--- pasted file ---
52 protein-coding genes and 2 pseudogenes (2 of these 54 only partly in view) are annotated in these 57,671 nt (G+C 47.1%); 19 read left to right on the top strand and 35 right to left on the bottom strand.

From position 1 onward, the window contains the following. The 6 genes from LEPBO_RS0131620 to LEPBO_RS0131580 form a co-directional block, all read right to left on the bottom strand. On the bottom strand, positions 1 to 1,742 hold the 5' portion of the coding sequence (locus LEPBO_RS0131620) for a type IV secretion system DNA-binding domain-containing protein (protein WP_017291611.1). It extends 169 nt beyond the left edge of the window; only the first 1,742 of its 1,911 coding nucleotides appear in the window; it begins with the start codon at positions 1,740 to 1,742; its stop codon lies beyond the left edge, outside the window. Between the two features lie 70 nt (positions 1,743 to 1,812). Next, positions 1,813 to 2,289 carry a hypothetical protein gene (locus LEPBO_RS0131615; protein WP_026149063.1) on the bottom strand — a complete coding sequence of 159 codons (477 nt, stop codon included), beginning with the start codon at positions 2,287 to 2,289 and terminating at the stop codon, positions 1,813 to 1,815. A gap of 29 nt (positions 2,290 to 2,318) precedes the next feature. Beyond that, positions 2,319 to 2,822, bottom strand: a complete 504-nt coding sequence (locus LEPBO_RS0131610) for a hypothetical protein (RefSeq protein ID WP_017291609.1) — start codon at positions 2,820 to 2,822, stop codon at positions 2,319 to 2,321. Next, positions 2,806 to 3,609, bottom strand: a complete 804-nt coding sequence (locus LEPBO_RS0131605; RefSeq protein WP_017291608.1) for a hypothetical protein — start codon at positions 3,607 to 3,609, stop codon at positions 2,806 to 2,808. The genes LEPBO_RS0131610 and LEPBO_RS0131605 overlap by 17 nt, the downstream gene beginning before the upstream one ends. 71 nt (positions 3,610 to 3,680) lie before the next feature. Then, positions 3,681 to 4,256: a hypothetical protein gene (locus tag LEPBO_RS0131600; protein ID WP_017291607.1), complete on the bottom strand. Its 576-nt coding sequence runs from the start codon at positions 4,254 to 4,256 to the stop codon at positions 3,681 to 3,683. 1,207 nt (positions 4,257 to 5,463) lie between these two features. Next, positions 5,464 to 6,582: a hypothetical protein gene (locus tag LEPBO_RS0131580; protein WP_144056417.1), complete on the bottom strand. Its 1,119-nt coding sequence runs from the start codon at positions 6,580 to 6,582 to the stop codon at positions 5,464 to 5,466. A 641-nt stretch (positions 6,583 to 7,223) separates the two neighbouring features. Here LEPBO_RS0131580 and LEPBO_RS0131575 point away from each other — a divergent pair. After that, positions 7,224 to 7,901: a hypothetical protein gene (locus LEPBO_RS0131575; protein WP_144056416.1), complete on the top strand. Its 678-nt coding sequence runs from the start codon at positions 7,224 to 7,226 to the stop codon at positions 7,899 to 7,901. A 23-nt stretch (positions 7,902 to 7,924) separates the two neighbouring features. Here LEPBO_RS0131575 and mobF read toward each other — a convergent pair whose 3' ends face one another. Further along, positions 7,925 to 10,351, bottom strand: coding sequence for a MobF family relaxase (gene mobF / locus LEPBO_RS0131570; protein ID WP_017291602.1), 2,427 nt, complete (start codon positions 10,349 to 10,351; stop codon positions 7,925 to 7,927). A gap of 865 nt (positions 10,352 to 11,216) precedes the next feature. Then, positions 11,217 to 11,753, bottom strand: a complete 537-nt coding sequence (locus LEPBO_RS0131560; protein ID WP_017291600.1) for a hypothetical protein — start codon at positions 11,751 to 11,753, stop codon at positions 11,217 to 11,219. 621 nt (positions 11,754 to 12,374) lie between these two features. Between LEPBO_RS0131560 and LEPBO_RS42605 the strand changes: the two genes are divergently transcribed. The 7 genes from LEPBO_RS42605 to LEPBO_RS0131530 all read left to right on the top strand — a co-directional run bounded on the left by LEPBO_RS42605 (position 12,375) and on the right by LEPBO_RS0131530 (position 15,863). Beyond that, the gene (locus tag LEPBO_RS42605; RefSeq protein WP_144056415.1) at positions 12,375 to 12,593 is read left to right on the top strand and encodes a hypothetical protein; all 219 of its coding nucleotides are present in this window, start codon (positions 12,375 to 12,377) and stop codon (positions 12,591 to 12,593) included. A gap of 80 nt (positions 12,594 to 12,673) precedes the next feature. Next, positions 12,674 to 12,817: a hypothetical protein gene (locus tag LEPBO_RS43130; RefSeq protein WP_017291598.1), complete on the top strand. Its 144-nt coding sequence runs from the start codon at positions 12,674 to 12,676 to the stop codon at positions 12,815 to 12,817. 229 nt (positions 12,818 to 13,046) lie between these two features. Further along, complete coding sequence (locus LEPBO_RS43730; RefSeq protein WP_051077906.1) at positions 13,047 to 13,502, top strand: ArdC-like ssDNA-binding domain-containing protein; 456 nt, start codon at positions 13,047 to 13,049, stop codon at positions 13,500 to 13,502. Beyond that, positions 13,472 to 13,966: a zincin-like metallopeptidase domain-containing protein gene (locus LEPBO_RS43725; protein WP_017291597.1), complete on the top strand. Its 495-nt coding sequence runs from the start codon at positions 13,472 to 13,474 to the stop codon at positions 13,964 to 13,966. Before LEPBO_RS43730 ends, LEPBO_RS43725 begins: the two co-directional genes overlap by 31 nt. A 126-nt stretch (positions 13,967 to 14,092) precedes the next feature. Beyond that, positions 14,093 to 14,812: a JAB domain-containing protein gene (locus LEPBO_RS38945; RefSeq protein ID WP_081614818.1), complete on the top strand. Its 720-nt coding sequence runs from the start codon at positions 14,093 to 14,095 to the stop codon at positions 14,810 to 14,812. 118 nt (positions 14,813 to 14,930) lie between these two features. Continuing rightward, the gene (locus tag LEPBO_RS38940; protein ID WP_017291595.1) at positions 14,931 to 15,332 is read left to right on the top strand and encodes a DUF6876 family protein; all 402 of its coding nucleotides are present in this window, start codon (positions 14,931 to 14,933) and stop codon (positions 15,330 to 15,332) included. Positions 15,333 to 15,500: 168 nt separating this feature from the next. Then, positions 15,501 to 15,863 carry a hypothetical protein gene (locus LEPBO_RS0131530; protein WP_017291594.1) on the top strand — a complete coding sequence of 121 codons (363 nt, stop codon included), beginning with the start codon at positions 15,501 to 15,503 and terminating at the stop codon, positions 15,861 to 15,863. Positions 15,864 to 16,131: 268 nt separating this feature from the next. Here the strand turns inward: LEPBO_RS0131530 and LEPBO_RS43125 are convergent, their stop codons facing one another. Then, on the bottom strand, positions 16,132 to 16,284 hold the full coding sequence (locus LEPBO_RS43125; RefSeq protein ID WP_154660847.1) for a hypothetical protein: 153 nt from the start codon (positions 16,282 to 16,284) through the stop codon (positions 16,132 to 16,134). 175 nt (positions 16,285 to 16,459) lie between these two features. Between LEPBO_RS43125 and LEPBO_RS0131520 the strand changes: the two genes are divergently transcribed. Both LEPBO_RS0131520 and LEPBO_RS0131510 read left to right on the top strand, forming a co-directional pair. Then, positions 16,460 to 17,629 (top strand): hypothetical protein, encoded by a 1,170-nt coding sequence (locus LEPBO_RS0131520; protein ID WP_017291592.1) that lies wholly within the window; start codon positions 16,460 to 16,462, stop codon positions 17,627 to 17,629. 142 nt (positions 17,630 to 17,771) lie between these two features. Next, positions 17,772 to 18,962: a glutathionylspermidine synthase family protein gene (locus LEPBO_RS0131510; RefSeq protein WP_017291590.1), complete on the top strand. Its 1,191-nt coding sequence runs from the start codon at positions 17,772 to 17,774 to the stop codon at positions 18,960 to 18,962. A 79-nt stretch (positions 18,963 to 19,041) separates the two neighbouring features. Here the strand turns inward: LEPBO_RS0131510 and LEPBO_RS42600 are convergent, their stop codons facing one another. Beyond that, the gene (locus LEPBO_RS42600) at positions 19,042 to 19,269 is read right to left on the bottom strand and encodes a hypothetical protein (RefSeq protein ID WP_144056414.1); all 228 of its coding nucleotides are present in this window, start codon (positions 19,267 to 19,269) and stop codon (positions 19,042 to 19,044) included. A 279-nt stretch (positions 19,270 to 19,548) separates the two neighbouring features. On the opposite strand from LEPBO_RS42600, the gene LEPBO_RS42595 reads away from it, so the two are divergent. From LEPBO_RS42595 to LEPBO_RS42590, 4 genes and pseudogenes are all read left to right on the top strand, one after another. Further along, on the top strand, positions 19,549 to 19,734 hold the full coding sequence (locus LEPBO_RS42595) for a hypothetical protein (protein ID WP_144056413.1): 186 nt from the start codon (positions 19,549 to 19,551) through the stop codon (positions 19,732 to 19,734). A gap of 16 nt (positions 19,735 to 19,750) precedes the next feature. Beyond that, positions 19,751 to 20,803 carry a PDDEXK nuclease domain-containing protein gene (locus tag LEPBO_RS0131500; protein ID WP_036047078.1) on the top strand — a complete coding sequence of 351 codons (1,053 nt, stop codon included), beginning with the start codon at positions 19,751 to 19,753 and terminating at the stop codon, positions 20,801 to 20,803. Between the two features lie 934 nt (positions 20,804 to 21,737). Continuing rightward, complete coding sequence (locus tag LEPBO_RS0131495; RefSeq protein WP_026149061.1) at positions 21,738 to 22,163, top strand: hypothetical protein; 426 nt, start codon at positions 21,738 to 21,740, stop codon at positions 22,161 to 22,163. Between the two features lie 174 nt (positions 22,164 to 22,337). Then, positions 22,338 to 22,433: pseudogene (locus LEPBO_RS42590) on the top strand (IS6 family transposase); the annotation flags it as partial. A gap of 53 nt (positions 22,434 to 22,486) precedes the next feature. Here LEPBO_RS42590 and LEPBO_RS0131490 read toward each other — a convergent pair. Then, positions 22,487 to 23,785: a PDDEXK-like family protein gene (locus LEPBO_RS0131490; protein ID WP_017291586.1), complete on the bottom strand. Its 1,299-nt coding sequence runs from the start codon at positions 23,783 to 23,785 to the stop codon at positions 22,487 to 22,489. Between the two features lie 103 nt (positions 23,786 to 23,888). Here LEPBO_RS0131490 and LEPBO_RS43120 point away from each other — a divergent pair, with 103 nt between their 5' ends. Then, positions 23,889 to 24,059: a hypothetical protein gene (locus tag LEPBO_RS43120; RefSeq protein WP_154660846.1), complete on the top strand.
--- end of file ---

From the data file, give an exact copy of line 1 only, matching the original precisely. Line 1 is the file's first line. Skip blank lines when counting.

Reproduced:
52 protein-coding genes and 2 pseudogenes (2 of these 54 only partly in view) are annotated in these 57,671 nt (G+C 47.1%); 19 read left to right on the top strand and 35 right to left on the bottom strand.